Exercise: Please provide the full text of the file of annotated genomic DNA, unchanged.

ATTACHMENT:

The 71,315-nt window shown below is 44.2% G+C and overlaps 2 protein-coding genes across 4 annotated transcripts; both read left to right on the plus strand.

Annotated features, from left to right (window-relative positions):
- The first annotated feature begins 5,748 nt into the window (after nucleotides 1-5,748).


The 71,315-nt window shown below is 44.2% G+C and overlaps 2 protein-coding genes across 4 annotated transcripts; both read left to right on the plus strand.

Annotated features, from left to right (window-relative positions):
- The first annotated feature begins 5,748 nt into the window (after nucleotides 1-5,748).